Small Wonders

Towns: Four regional communities prove the adage that good things come in little packages.

July 02, 2000|By Barbara Noe | Barbara Noe,Special to the Sun

Ice cream parlors and Sunday drives, wraparound porches, soda fountains and bicycle parades: The pleasures of small towns are by no means a thing of the past.

Although urban dwellers caught in the rush of modern times may not have strolled down a Main Street lately, the best of small towns still evoke nostalgic feelings of seemingly less complicated times.

With the Fourth of July just around the corner and the nation in the mood to celebrate, we visited four regional communities with plenty of individuality and small-town charm (not to mention museums, shopping and lovely sights).

In Oakland; Medford, N.J.; Doylestown, Pa.; and New Castle, Del., they might roll up the sidewalks at midnight, but that's all part of the fun.


Snuggled in the Alleghenies of far northwestern Maryland, in an area that has been called the Switzerland of America, tiny Oakland in Garrett County doesn't give up its charms all at once.

It's a working town with a fringe of fast-food outlets and gas stations. But there's much more to this place than first meets the eye. Wander along tree-shaded side streets, gracious Victorians where generations of families have lived, charming little churches and pocket parks, and you can feel the sense of community.

Take East Green Street or East Alder Street off Route 219 south to the downtown area. There, you will be greeted by practical storefronts -- Family Dollar, Rudy's Clothing -- and brick sidewalks, all close to the gleaming, neoclassical courthouse.

The county seat, Oakland has a large historical museum, where relic-filled rooms describe the area's past. The town began soon after the B&O Railroad came through in 1851, catering to cultured city visitors with ornate hotels and an agreeable summer climate.

Later, when the automobile changed the way people traveled, the area fell on hard times, but tourism picked up again with the creation of several popular state parks and nearby Deep Creek Lake.

"We've got a good life here," says Bud Peed, a volunteer at the Garrett County Historical Museum. Peed talks about "good friends, work, church, and the outdoors. You've got to like the outdoors."

For those who enjoy skiing, boating, hiking, swimming -- even scuba diving -- Deep Creek Lake is like a dream come true.

Nearby Swallow Falls State Park boasts three waterfalls -- including Muddy Creek Falls, the state's largest -- with a riverside trail linking the trio. Herrington Manor State Park has a great swimming beach, while New Germany State Park, with its towers of pines, offers some of the best cross-country skiing in the region.

Peed explains how families have lived in Oakland for generations, and how being an Oak- lander is a birthright.

"There's one man who moved here when he was 2," he says, "and died age 101." The man's obituary called him a non-native of Oakland.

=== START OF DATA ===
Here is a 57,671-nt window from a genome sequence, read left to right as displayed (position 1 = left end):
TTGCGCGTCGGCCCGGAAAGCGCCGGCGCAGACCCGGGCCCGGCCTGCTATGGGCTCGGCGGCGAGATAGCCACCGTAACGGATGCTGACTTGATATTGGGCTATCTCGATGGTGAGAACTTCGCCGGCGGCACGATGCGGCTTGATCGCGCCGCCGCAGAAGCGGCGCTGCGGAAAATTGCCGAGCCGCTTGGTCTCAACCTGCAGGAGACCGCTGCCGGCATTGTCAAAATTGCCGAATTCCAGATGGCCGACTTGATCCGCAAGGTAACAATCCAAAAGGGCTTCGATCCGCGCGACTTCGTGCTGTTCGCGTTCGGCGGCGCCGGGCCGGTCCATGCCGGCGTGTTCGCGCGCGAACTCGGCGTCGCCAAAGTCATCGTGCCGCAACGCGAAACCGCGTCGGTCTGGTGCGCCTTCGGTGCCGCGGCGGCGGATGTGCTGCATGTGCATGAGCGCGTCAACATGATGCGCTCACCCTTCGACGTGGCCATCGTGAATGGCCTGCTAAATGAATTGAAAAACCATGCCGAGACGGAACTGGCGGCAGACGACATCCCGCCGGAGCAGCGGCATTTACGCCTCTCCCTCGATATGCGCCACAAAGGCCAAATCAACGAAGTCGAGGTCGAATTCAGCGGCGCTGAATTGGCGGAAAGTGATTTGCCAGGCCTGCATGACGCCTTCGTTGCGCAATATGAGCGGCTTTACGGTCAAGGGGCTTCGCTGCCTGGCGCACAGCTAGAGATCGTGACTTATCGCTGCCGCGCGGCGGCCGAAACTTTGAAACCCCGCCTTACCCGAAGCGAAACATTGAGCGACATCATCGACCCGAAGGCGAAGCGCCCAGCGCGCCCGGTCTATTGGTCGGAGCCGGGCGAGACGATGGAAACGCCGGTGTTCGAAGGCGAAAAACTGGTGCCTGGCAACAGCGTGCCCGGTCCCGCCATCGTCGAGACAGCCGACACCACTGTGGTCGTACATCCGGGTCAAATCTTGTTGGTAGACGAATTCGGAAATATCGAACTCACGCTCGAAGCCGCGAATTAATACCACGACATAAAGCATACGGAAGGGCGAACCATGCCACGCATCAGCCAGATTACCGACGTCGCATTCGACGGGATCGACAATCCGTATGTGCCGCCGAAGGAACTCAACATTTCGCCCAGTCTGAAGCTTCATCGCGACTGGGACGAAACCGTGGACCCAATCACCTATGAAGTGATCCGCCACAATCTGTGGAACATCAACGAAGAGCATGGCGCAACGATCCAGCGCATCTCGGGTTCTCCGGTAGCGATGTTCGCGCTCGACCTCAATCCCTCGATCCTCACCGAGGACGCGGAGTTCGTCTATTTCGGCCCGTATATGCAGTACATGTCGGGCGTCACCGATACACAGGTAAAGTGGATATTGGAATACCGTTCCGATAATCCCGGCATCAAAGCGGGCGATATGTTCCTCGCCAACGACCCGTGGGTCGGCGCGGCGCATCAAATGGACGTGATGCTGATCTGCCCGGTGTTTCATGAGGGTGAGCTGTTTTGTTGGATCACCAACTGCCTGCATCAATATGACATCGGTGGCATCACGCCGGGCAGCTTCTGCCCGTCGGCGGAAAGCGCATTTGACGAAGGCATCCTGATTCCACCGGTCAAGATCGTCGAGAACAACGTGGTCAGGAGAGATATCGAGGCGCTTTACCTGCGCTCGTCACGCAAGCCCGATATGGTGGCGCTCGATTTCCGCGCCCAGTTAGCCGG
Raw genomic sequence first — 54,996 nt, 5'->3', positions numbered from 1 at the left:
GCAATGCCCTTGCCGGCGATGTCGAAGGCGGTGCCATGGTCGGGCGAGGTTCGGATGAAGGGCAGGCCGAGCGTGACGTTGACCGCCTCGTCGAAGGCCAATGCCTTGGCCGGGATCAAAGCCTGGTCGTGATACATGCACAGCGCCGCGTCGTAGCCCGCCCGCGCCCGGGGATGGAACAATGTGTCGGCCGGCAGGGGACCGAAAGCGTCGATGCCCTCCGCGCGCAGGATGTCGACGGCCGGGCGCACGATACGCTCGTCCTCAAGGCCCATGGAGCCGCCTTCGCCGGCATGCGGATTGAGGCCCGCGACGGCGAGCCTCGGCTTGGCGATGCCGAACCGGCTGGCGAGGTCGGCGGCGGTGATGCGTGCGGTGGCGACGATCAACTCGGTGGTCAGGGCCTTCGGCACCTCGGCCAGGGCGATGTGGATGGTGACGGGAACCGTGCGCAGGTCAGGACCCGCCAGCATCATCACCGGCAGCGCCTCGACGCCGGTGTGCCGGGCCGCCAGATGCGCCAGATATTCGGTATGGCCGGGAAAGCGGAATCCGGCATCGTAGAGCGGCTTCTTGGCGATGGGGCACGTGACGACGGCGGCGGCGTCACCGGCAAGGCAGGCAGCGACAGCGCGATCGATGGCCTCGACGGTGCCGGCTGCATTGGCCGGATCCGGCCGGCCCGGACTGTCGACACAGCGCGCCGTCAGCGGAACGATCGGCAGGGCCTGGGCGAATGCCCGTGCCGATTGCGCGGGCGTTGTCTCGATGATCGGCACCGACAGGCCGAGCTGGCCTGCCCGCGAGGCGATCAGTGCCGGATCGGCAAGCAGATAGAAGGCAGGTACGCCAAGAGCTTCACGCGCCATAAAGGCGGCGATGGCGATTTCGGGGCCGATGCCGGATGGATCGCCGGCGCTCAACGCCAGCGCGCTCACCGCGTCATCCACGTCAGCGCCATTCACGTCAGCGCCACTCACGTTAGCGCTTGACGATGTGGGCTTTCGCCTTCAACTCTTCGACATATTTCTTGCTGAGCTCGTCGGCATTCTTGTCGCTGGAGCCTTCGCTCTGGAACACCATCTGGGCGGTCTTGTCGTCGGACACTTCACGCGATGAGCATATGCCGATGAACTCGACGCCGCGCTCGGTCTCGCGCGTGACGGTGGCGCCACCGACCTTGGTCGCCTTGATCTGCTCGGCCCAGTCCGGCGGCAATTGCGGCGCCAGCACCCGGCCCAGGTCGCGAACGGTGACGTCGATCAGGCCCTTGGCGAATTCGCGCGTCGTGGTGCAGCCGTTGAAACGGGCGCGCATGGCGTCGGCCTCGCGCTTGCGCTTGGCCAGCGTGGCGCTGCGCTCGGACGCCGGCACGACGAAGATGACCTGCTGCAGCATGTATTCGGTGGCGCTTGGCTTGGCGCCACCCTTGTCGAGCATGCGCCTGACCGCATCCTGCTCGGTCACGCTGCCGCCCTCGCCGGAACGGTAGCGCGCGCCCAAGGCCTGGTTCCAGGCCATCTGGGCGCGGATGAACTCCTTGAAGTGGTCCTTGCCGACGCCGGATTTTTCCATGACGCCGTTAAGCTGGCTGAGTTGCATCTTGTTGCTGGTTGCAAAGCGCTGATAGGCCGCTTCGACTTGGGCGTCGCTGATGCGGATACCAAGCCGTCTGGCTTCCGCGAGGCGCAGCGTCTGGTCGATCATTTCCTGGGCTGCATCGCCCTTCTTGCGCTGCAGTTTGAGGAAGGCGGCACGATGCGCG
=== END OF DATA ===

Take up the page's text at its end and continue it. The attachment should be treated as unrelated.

St. Matthews, a handsome sandstone church on East Liberty Street built in 1868, is nicknamed the church of presidents because Grant, Harrison and Cleveland all attended services here while taking summer vacations in Garrett County.

The charming old Queen Anne train station is being restored, and don't miss the Towne Restaurant on Alder Street. It's a popular hangout with blue vinyl tablecloths and cheeseburgers for $1.90. While you are eating, you may hear talk of the new Wal-Mart scheduled to open on the outskirts of town this fall.

Oakland's community spirit shines brightly during its Autumn Glory Festival -- Oct. 12-15 this year -- one of Garrett County's largest events.

"Autumn Glory is the essence of small-town atmosphere," says Rob Schilgwadhter, whose great-grandparents moved here generations ago.

"People line up along the streets to watch a big parade with floats and an Autumn Glory queen."

A celebration that won't wait until autumn is the Fourth of July. Oakland's festivities begin at 8 a.m. at Broadford Lake Park. There will be concerts, boating, swimming, fishing, volleyball and picnicking, and, of course, fireworks at dusk.


Pull into historic Medford on the edge of New Jersey's Pine Barrens, and you will be struck by the quiet:

No car horns, no traffic jams, nothing to remind you that Philadelphia is a mere 15 miles away. What you will find are glorious houses -- federals and Queen Annes with nicely uneven brick sidewalks, flowery, Victorian-style lampposts and a variety of antiques shops.

"Medford has not lost its soul to the suburban sprawl which has consumed some towns," observes Craig Issod, Webmaster of, which serves as a community forum for ideas and debate.

"Medford has a bustling village area where fine shops and restaurants line our original and historic Main Street," Issod says. "This is no Disney World replica, but the real thing. All the shops are owned by the merchants -- no chain stores -- and the pace of life is definitely slow."

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